3. SALABHASANA – The Locust Pose strengthens the lower back and promotes healthy circulation in the lower hip area. This helps release the sciatic pain because when there is a lack of circulation, pressure builds up in that area.


4. BHUJANGASANA – The Bhujangasa or the Cobra Pose is a basic, but powerful pose. It gives your lower back and spine a good stretch and relieves the pain caused by a slipped disc, which is one of the major causes of sciatica.
Always consult your physician before beginning any exercise program. This general information is not intended to diagnose any medical condition or to replace your healthcare professional. Consult with your healthcare professional to design an appropriate exercise prescription. If you experience any pain or difficulty with these exercises, stop and consult your healthcare provider.

YOGA FOR Constipation Cure

WHEN we think of yoga, we think deep stretches and patterned breathing, but this ancient art is more than flexibility and stretching. Yoga decreases the risk of postpartum depression in reducing levels of inflammation in people with heart diseases. Spending more time on your yoga mat benefits you from head to toe.
Yes, it also includes your gut. The most common cause of constipation, gas and other gut-related troubles has to do with the unhealthy, fast-paced lifestyles. Poor eating choices, stress, and hectic schedules can cause various digestive problems and infrequent bowel movements.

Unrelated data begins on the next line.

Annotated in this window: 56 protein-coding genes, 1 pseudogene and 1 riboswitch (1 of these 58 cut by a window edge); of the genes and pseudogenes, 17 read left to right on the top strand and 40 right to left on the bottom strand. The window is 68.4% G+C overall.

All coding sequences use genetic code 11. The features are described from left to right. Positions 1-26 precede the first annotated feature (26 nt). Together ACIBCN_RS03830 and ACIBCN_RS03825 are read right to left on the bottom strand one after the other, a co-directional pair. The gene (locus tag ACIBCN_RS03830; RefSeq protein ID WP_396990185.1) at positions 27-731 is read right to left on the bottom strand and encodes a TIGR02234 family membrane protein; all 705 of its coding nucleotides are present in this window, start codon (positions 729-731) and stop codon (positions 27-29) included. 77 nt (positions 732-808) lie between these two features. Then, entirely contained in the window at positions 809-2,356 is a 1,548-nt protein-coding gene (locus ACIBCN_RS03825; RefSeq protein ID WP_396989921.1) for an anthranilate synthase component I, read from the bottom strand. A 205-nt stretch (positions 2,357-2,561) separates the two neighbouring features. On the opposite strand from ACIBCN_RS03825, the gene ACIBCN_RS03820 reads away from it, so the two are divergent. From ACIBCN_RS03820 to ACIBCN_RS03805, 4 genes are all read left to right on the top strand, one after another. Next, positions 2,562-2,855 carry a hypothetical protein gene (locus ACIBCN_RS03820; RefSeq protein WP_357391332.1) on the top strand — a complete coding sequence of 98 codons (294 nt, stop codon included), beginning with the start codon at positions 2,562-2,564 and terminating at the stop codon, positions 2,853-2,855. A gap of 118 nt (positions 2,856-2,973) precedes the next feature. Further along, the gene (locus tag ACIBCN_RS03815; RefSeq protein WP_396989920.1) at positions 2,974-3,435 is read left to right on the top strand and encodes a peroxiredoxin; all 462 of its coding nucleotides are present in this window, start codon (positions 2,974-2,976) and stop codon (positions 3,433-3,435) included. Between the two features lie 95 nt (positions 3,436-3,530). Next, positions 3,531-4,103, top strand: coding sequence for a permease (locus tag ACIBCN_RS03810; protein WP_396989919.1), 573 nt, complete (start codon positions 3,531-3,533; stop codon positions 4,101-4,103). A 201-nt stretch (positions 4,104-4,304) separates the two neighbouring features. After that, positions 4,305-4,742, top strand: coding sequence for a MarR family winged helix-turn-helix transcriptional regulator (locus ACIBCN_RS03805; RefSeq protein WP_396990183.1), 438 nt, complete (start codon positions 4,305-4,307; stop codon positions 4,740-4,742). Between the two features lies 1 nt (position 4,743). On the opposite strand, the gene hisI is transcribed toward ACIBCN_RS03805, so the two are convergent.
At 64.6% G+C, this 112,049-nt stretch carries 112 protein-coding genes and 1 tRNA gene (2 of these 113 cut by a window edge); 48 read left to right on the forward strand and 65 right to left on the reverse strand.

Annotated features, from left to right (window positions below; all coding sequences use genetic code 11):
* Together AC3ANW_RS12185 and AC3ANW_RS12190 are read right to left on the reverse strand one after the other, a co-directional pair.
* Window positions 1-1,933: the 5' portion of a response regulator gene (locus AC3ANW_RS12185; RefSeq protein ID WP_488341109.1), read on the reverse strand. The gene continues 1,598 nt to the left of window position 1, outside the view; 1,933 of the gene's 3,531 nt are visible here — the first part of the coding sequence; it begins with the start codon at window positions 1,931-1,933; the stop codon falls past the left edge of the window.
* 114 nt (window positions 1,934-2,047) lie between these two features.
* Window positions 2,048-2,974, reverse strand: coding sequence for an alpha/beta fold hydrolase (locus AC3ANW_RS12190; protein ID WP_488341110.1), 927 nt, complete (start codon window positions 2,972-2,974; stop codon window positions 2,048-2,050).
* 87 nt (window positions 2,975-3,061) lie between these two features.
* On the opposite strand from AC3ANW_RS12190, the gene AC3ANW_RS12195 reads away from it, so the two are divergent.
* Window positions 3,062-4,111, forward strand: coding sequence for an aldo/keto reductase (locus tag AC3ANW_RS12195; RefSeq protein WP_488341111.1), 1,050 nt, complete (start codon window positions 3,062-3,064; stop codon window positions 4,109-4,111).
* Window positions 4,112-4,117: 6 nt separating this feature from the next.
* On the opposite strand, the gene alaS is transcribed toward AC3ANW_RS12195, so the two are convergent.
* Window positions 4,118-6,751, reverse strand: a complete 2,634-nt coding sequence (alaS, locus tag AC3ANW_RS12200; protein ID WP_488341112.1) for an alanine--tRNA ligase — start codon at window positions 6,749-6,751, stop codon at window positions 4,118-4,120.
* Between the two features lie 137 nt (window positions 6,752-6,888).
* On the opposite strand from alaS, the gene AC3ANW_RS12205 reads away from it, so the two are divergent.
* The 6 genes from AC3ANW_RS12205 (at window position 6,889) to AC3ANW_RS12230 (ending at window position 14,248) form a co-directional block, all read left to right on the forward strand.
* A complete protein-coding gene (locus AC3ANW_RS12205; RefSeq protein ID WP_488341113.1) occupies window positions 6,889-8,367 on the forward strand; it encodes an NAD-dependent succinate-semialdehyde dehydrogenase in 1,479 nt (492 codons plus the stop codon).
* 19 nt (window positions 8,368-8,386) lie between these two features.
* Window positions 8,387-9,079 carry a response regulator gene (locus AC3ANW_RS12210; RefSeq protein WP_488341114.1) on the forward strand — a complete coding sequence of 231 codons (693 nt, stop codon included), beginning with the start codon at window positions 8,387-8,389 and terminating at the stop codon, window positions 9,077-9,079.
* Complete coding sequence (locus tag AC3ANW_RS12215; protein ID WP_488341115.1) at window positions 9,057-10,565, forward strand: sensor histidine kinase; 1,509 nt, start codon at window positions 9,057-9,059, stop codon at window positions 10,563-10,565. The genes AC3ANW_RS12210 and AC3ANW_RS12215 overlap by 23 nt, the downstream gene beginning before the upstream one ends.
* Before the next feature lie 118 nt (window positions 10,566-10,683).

Constipation has different meanings for different people. For some, untimely stools mean constipation while for some, it is the passage of hard stool. Whatever may be the case, the most common explanation for the cause of this problem is undoubtedly our unhealthy lifestyle. Also, a diet low on fresh fruits and green leafy vegetables, especially food low on fibre, causes constipation. Less intake of water is another reason.
But the good news is, there’s nothing to worry about because before constipation gets serious and results in other stomach disorders, we can take care of it with regular practice of yoga exercises. Infrequent bowel movements lead to straining and bloating of stomach and are not taken care at the time they lead to hazardous pelvic diseases.

Treatment helps many people find relief from constipation. But as we say prevention is better than cure. So, the best way to prevent it is to inculcate Yoga in our daily routine.
Yoga helps revitalize our body and increases the flow of blood and oxygen in the system. Since most of the yoga postures involve pelvic movement, yoga practice can really help in relieving our constipation woes.
Here are some postures which, if practised regularly, can set infrequent bowel movements to normal.